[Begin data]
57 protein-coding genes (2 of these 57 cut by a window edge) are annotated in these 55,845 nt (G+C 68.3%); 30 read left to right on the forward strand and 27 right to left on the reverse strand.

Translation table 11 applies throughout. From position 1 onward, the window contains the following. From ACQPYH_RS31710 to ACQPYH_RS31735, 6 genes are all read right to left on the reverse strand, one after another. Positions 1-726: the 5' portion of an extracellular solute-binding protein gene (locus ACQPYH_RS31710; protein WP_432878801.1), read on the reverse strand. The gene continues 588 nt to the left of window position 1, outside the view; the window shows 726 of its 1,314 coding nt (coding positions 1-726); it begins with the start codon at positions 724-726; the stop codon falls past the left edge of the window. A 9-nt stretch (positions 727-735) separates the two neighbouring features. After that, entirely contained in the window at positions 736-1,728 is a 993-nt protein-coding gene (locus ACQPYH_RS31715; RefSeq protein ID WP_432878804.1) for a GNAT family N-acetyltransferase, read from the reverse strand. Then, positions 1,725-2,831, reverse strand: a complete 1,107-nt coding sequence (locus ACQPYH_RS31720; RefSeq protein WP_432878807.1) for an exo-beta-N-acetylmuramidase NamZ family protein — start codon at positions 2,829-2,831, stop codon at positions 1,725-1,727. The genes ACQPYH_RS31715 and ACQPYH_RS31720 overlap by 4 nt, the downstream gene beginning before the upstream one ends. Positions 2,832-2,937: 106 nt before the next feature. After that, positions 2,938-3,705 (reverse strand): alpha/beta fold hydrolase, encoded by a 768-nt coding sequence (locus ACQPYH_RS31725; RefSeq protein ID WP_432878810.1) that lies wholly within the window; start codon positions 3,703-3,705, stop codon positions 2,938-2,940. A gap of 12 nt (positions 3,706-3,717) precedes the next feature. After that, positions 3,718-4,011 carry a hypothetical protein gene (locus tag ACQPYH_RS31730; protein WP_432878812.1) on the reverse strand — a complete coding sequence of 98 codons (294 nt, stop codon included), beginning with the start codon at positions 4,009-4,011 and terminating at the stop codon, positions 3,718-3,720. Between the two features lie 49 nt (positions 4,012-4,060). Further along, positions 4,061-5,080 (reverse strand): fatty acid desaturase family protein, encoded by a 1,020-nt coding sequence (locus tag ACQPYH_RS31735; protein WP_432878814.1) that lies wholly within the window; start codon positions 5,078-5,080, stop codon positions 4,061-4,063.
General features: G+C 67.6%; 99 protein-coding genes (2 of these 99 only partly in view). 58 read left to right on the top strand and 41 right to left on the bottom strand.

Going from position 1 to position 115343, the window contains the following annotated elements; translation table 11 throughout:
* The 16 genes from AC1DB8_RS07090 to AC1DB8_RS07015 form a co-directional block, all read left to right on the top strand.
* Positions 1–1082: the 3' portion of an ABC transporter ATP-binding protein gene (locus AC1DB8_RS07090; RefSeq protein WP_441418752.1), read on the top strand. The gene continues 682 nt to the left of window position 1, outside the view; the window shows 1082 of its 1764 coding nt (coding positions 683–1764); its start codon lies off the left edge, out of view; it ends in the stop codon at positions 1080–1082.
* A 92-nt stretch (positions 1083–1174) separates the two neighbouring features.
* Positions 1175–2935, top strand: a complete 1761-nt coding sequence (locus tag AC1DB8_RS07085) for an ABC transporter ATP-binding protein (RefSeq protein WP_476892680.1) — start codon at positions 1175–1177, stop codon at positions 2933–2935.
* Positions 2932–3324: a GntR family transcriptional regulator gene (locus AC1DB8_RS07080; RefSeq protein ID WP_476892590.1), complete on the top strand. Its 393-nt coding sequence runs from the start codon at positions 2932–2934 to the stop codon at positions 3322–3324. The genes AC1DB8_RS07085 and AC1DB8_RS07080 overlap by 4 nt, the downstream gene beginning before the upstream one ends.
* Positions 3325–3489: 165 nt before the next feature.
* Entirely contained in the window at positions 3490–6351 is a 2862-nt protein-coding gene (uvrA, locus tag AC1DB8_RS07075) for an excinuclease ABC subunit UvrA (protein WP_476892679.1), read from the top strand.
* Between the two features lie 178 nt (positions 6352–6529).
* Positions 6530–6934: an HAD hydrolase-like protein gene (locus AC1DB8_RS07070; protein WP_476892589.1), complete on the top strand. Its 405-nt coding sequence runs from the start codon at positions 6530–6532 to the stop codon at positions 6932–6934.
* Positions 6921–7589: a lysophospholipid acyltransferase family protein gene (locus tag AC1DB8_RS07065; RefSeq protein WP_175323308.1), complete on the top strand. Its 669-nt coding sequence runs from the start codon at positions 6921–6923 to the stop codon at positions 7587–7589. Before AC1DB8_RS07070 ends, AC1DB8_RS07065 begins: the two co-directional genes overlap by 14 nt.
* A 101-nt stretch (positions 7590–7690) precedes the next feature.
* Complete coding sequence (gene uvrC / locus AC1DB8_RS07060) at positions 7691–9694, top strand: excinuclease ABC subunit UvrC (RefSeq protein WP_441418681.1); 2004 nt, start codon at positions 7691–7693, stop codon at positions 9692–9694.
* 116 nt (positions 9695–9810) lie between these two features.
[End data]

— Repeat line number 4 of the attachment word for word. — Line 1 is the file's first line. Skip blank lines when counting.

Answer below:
Going from position 1 to position 115343, the window contains the following annotated elements; translation table 11 throughout: